Monday, November 21, 2022

How You Can Support Afghan Refugees

© Bloomberg News
After the early withdrawal of US troops and the takeover of the Afghan government by the Taliban in August 2021, the US evacuated 80,000 Afghans who were at risk for their roles in helping the US and NATO missions in Afghanistan. Many of these evacuees were Special Immigration Visa candidates who should have been evacuated months earlier. Among the evacuees were human rights defenders, women in government, political activists, artists, and others under threat by the new government. Unfortunately, Afghan evacuees could lose their right to live in the US because they entered the country under the Humanitarian Parole process. Humanitarian Parole gives only temporary permission to stay US and does not provide a path to legal permanent residency or citizenship.

Afghans with this status have two years of eligibility and must pursue other ways of attaining permanent immigration, such as asylum. Asylum is a lengthy and complex process, and often requires specialized legal help. Also complicating the matter, many Afghans forced to flee their country were advised to destroy identification documents, professional certificates, and other valuable information that could serve as evidence needed to support an asylum claim.


Around the same time as the collapse of the Afghan government, legislation to aid refugees from Afghanistan was introduced in the US House of Representatives. HR 4736—Improvement Access for Afghan Refugee Act—calls to assist Afghan nationals who suffered persecution based on their occupation and citizenship status in Afghanistan. The bill would authorize the US State Department, in consultation with the Department of Homeland Security, to designate certain Afghans as refugees of special humanitarian concern, including individuals who are or were habitual residents of Afghanistan; Afghan nationals or stateless persons; or people who have suffered persecution or have a well-founded fear of persecution. Afghans who are targets of persecution because of their race, religion, nationality, social status, political opinion, or occupation would also be granted special status.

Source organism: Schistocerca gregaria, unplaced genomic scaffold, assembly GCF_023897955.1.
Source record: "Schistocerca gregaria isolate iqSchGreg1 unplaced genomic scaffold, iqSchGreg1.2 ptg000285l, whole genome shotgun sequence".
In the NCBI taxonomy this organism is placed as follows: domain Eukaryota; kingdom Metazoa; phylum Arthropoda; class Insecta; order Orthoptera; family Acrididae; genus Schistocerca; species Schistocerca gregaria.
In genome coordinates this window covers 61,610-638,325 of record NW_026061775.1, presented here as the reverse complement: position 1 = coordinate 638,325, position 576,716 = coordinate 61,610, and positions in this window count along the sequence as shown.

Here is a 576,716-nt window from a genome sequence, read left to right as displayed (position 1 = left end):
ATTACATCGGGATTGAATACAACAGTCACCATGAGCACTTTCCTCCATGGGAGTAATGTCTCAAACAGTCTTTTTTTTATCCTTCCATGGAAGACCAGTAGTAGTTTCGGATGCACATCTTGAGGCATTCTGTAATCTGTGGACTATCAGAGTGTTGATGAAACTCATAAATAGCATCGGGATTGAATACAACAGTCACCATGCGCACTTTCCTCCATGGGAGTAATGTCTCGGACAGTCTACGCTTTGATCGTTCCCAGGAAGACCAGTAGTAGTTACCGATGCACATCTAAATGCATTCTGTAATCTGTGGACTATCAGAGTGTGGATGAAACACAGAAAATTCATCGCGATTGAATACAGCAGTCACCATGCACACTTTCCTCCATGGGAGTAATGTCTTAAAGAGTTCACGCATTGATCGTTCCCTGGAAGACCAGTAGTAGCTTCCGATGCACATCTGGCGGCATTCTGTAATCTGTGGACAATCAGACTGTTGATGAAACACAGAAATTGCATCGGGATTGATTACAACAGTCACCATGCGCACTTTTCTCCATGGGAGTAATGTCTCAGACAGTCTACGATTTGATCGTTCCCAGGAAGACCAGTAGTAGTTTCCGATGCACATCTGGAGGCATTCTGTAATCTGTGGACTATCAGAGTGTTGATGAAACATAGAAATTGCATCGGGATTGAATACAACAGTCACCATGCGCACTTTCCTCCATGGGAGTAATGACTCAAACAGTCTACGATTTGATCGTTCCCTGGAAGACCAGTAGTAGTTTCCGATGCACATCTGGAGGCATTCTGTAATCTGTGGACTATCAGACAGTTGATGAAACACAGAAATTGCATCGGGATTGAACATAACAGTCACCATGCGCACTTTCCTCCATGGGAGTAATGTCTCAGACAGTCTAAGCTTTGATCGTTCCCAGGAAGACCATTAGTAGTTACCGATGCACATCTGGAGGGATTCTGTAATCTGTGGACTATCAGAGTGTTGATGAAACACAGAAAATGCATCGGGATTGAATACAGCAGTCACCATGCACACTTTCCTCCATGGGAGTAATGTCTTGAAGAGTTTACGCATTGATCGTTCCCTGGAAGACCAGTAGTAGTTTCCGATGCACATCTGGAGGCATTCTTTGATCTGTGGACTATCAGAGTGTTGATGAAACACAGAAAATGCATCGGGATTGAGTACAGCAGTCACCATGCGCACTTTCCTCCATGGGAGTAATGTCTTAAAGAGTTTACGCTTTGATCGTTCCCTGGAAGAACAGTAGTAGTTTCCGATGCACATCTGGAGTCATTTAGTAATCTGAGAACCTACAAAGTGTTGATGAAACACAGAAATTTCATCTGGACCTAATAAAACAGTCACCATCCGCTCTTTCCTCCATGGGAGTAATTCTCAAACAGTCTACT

The following summer (2022), the US Senate introduced S.4787—The Afghan Adjustment Act. This legislation would grant eligibility for special immigrant visas to certain Afghan nationals (and accompanying spouses and children) who either provided qualifying service as a member of the Afghan Air Force or were employed by or on behalf of the US government in Afghanistan.

These pieces of legislation would be a significant step toward leveling the playing field for Afghan refugees. “In recent months, the United State’s response to Ukrainian evacuees has been different from Afghan evacuees," said Humaira Ghilzai, an Afghan cultural expert and writer. “The US has been more receptive and less restrictive to Ukrainian immigrants who have arrived in the US.”

“I am proud of the fact that Washington has continued to unapologetically and wholeheartedly welcome refugees fleeing violence, war, and famine into our state. As we worked hard to resettle and help Afghan refugees, many do not have a clear path to residency,” said Congresswoman Pramila Jayapal. “The Afghan Adjustment Act is a vital piece of legislation that would fix this gap in our system and allow Afghan refugees in our country to have a pathway to residency and stability. I am proud to be a co-sponsor on this bill, and I thank the Seattle Opera for highlighting the plight of Afghans through art.”


Let your US Congressperson know that you support Afghan refugees and ask them to pass national legislation that would provide a pathway to lawful permanent status for Afghan evacuees. Here’s how to reach your member of congress:


For many years, the people of Washington State have welcomed refugees from around the world with open arms. Currently, the Washington State Department of Social and Health Services and numerous community organizations are aiding Afghan refugees. Seattle Opera is helping with these efforts by collecting food, clothing, toiletries, and other needed supplies. You can also help welcome our new friends, families, and neighbors by volunteering and donating to the following organizations:

Afghan America Cultural Association

Afghans of Seattle

Afghan Health Initiative

Diocese of Olympia Refugee Resettlement Office

Immigrant Women’s Community Center

International Rescue Committee-Seattle

Jewish Family Service

Kits for Peace/Essentials First

Lutheran Community Services Northwest

American Muslim Empowerment Network

Muslim Community Resource Center

Refugee and Immigrant Services Northwest

Refugee Women’s Alliance

Sahar Education

SCM Medical Missions

Viets for Afghans

World Relief-Western Washington


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